The Boss had thought I’d better take a trip across the border and into the BC-Mountains to get myself educated, in case I had to drive a group into Yoho National Park. Now, I Did know a few things and locations at Yoho, but my acquaintance with the park partially goes back 30 years, namely to the year 1984, when I stopped at the park on my way from Vancouver. The next visit was 20 years later in 2004 when I drove the Yoho Valley Road to see the Takkakaw Falls.
It was a drab kind of weather this morning, and when it started to rain across the BC-border I wasn’t surprised. I had now passed the Great Divide, with the Railroad’s Spiral Tunnel high up the slope and was on my way along the Yoho Valley Road to Takkakaw Falls. However, the drive was stopped short before it really had begun. Either due to remaining snow, or a recent mud slide, the road was closed. Anyway, I had to turn around and head back to the Trans Canada Highway.
My next destination was the “Natural Bridge”, which is along the way to Emerald Lake. This natural rock bridge has been caused by the “Kicking Horse River’s relentless abrasion with gravel and sand following the river’s stream. Also a softer layer of limestone has made the river’s work possible.
An interesting road-side information told the story about Ukrainian Citizens which had been rounded up by police and immigration to be detained under WWI. They were considered to be allies of Germany and had to perform hard labour. Many of the National Park Roads have originally been built by those detainees. The former campsite was located in today’s Yoho National Park.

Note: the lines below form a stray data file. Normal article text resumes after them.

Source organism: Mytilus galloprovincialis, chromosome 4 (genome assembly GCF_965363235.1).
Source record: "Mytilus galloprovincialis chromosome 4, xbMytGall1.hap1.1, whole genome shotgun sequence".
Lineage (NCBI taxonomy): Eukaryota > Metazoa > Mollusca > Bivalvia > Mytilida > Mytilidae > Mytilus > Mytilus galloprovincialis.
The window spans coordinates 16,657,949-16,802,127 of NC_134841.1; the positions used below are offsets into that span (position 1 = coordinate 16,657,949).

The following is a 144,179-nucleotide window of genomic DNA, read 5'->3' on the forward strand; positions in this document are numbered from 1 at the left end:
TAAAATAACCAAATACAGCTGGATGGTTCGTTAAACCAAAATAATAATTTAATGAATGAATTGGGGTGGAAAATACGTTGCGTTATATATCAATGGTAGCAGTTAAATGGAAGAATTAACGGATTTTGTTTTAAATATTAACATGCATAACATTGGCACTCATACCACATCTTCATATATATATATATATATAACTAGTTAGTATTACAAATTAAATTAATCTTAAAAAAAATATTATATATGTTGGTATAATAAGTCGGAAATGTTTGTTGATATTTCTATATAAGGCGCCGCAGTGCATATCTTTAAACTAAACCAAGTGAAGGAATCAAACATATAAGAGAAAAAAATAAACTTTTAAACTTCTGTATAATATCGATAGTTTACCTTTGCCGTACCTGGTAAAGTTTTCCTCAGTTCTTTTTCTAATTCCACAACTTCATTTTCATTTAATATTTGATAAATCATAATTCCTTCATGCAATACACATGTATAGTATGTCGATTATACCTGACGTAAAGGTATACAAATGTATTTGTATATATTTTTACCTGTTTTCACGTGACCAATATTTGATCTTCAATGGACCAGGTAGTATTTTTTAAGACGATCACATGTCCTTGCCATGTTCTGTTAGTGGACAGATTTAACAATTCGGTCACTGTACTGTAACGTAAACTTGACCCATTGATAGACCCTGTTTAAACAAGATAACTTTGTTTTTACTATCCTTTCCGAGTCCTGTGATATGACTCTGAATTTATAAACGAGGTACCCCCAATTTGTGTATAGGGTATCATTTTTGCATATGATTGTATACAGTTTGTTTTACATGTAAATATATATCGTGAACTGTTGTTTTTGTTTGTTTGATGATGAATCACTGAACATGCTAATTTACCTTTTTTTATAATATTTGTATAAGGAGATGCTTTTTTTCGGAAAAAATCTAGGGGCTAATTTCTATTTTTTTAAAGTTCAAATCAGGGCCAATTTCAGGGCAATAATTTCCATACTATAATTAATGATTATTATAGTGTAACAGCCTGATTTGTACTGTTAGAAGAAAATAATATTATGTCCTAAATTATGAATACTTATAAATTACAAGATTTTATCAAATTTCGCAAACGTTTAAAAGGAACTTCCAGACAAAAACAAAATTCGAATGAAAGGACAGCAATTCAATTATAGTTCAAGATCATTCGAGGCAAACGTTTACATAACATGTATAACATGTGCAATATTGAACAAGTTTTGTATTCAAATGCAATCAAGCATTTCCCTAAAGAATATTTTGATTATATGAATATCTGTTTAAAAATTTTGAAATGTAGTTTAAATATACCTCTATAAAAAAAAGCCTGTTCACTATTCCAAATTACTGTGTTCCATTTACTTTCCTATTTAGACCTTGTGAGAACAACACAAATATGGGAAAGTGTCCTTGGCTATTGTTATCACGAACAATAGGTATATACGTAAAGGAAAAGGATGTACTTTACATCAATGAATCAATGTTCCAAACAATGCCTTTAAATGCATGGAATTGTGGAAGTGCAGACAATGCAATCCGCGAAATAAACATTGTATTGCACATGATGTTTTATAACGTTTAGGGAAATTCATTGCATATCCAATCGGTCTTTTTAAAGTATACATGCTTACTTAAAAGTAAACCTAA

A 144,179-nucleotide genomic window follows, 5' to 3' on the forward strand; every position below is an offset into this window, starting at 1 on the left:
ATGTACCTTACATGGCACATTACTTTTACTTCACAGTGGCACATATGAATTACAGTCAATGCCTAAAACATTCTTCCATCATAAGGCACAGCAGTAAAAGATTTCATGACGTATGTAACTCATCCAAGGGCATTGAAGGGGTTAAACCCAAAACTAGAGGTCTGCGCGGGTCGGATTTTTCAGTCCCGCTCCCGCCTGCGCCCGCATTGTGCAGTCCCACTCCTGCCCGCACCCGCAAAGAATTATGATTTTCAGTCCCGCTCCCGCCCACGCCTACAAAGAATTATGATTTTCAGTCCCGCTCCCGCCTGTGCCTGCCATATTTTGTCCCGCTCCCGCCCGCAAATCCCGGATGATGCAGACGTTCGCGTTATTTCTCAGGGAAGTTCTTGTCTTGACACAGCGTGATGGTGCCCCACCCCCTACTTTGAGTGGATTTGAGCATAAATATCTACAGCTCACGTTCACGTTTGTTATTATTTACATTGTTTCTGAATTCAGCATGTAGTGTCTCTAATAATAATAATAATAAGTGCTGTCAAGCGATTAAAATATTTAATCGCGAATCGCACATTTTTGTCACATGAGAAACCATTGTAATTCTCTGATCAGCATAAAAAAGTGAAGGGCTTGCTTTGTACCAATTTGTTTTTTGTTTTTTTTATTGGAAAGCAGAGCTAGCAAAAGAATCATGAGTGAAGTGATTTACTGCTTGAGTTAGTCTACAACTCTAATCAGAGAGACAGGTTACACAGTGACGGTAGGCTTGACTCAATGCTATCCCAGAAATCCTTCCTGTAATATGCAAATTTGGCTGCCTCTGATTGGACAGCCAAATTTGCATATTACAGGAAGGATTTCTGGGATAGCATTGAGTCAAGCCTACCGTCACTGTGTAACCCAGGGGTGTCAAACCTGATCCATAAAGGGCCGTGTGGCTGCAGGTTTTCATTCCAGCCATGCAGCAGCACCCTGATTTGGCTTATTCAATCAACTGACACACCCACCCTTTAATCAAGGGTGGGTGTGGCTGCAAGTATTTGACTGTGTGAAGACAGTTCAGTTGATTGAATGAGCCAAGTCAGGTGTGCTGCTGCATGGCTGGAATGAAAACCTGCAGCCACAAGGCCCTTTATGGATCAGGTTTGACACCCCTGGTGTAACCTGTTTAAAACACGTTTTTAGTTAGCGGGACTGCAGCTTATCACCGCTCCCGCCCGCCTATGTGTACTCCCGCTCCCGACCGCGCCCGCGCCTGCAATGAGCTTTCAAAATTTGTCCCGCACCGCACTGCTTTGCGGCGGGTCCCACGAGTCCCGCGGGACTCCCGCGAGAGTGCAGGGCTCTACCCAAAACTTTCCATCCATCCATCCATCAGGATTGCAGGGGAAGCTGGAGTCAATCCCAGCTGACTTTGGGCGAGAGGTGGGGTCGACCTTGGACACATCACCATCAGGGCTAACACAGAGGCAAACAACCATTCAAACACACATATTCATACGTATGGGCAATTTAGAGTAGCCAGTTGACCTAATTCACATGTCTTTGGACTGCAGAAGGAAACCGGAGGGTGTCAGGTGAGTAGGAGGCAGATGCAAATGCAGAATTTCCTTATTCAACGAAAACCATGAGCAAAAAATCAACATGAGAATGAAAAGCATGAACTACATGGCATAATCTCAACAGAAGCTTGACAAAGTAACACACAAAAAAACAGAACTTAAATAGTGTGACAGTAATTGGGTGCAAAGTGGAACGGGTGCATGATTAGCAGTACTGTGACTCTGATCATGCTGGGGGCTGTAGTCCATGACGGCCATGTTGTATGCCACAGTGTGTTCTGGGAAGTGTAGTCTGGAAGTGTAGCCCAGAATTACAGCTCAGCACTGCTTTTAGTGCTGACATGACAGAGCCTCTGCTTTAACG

Following the road farther in I ended up at Emerald Lake.
Back in 1984 I hiked around the entire lake with my cousin and his mother. This was the first time I saw the lake again after all those years. And while the lake itself has not changed, the Park Administration has set up a few buildings for the convenience of the many visitors. Today, the lake was still mostly covered with ice. A vendor who also rents out canoes, had hung out rain gear, which, in today’s wet weather, found interested customers.
Meanwhile, the clock showed almost 1pm and I had grown hungry. So, in the relative comfort of my van, I brought out my sandwiches and coffee.
Ironically, as I was heading back east, the sky cleared for a while letting the sun light up the beautiful fresh spring-green of the forest.
I am sure I will be going back here soon, hopefully under much nicer weather conditions.
Vermilion Lake with Mt. Rundle to the left
Thanks again for coming along!